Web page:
We have female group heads, female general managers, female sales managers, and female superstar salespeople. We even have a woman running the RAB. So where are the female morning drive jocks?
I’ve been asking everyone I can think to ask that question, and no one can name a female morning drive announcer in any of the top 50 markets. Sure, there are plenty of women on morning drive shows, but they all seem to be the “sidekick” of the male announcer.
Which station is going to be the first to let a woman fly solo in morning drive? Which station is going to be the first with a two-woman or three-woman morning team?
Do it. The talent is out there. I promise it will be huge.
Allison Linn, a reporter for NBC, Today, and the Associated Press, reports that, according to data collected in 2007, 33.5 percent of women at that time were mak¬ing more than their husbands. The trend clearly indicates that women will soon be earning more than their husbands in nearly 50 percent of all households.
Derek Thompson, a senior editor at The Atlantic, writes, “Many women still aren’t comfortable out-earning their boyfriends — and many men still aren’t comfortable earning less than their wives … Well, they’d better get comfortable! Women are going to be the primary breadwinners in more and more families for so many reasons: 1) the shift from brawn economy to service economy; 2) women’s growing share of college degrees; and 3) sexism softening among male-dominated industries as women establish themselves in more positions of power. A national aversion to successful wives is a really bad recipe for economic growth and family formation. Get over it, guys. It’s a woman’s world, now.”
Advertisers know this. Listeners know this. But does radio?
When Ann Richards was governor of Texas, she said, “Ginger Rogers did everything Fred Astaire did. She just did it backwards and in high heels.” Ann was slightly militant in her feminism, as was common 20 years ago when she made her deliciously witty statement.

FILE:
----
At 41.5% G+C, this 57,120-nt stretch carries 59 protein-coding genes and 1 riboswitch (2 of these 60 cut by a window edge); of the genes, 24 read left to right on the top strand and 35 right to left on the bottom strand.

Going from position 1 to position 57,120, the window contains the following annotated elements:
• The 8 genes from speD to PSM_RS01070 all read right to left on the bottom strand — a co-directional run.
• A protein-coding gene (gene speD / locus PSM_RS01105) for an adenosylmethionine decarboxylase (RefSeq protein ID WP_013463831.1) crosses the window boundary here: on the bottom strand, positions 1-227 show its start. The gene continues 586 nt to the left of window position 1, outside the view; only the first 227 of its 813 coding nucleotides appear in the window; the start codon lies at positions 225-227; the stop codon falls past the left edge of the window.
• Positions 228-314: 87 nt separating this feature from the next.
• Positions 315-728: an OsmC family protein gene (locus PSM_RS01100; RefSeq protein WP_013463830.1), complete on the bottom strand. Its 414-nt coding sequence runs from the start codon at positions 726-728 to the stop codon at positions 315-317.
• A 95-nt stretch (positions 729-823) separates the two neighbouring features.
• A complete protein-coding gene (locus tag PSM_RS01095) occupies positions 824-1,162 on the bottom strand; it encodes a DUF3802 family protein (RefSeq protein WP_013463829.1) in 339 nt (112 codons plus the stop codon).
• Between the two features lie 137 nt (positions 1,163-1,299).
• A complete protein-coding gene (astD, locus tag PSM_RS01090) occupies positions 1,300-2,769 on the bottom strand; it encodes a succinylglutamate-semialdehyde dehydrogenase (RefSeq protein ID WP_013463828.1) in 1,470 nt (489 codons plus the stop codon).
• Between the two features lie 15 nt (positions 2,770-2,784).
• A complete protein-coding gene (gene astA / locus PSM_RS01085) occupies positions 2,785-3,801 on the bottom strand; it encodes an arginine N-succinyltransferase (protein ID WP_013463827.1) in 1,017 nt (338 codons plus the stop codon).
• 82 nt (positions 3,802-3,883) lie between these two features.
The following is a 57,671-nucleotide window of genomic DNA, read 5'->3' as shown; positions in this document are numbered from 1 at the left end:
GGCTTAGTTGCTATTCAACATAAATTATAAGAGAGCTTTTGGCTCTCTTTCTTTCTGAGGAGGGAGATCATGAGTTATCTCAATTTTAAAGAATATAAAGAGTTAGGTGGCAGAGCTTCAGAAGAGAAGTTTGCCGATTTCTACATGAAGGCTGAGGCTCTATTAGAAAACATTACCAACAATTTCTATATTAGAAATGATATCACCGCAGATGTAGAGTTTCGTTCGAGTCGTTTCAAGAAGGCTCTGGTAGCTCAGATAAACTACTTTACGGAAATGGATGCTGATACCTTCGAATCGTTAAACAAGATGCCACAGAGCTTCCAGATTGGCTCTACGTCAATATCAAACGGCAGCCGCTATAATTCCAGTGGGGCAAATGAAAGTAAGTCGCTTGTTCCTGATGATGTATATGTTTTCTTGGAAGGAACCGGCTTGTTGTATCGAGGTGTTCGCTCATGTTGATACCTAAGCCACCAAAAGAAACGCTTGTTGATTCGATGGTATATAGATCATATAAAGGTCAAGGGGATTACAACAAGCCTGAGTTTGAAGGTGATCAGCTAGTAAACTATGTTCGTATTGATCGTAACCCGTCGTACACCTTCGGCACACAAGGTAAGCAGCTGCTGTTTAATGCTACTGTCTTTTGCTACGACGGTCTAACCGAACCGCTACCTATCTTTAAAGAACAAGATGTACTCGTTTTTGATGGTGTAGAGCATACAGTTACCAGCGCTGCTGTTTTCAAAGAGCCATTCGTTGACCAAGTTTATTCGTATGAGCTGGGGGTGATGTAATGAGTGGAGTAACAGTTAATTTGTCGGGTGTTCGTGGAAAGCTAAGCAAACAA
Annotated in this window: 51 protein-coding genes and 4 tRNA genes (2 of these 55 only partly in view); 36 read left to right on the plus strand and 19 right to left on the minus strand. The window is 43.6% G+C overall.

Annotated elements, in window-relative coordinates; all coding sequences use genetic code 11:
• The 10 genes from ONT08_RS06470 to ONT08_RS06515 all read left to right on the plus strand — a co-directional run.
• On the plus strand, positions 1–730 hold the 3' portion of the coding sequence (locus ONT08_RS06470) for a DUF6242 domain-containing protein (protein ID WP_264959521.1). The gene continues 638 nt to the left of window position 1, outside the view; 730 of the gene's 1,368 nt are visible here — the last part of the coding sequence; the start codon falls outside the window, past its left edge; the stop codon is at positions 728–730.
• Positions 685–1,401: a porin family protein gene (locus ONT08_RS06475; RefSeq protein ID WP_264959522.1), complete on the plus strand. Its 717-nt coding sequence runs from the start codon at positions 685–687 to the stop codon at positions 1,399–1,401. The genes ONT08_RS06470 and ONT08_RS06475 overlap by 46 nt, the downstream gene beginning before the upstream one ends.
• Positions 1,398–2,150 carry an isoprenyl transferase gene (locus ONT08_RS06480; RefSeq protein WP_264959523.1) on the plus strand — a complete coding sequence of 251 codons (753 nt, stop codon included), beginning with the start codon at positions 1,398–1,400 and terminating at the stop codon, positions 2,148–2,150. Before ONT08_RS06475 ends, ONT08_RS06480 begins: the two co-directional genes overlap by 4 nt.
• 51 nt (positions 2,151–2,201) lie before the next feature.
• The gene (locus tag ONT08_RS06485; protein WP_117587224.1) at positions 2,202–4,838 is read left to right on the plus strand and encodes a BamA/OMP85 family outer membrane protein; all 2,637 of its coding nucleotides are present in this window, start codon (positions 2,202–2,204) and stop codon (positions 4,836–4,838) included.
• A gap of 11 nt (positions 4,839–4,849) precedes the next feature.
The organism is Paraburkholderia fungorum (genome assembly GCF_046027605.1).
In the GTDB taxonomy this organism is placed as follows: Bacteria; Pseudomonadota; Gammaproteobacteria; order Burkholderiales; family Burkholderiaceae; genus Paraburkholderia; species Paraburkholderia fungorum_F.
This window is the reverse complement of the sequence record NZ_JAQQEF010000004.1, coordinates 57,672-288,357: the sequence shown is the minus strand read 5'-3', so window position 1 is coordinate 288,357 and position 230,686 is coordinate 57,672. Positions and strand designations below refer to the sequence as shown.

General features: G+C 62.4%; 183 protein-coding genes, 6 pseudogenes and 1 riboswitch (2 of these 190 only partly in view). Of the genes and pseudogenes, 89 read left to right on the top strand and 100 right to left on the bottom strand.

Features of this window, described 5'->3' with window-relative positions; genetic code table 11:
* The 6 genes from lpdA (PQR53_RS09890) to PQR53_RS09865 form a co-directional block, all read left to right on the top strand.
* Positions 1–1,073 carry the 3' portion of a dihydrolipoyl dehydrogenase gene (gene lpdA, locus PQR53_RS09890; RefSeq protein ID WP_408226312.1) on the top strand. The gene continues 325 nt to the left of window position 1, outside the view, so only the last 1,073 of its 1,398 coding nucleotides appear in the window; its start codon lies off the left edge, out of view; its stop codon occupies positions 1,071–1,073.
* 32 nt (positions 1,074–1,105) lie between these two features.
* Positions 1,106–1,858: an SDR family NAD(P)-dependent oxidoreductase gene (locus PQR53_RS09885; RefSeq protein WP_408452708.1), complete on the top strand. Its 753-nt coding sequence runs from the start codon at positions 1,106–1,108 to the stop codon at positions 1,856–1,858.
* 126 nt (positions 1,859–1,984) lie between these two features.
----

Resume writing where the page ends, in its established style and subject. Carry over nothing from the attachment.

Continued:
But the once-edgy defiance of feminism has softened in recent years as Americans have increasingly recognized the abilities of women.
The Twilight series of films was launched 5 and 1/2 years ago. Twilight revolves around Bella, a high-school girl who is average in every conceivable way, yet she’s accepted, respected, and highly valued by immortals of astounding power and wealth. The Twilight films have grossed more than $3.3 billion, and it’s not because we believe in vampires. It’s because we believe in girls.
In 2012, we were introduced to 16-year-old Katniss Everdeen in The Hunger Games films, another successful franchise about an average girl who is called upon to save humanity. Her inner strength, tenacity, and fundamental goodness allow Katniss to survive everything that is thrown at her as she quietly wins the day.
Divergent is the newest of these Joan of Arc films in which an average young woman goes toe-to-toe against strong opponents and wins. The special ability of Tris Prior is that she isn’t limited to seeing the world in just one way, but is able to respond appropriately in ever-changing circumstances. In other words, Divergent celebrates an ability shared by every woman, everywhere.
I don’t believe that Twilight, The Hunger Games, and Divergent are changing our perception of women. Movies like these are just mirrors that show us how much our perception has already changed.
Everywhere except morning drive, that is.
As recently as 10 years ago, approximately half of all men would choose an engagement ring alone. The other half would choose the engagement ring with their partner at their side. It was barely thinkable that a woman would shop for an engagement ring by herself and then bring her fiance in to see it later. Yet this is a common practice today.
Do you have any idea how profoundly this affects the language of radio ads for engagement rings? Most women are gracious enough not to be offended by outdated language such as, “Buy her the diamond she deserves,” but is such a statement likely to attract women to that store? It would be more elegant to say, “When you love someone and they love you back, it just doesn’t get any better than that. And a diamond is the symbol of that love.” This second, more powerful line treats both parties as equals and makes no assumptions regarding gender.
Gosh, even engagement ring stores are escaping the sexism of the past.
Now before you try to claim that “research indicates” the people of your town prefer male morning announcers, let me assure you that a rapidly growing pile of far better research clearly indicates otherwise.
I truly hope that I’m wrong about how no woman is currently flying solo in morning drive.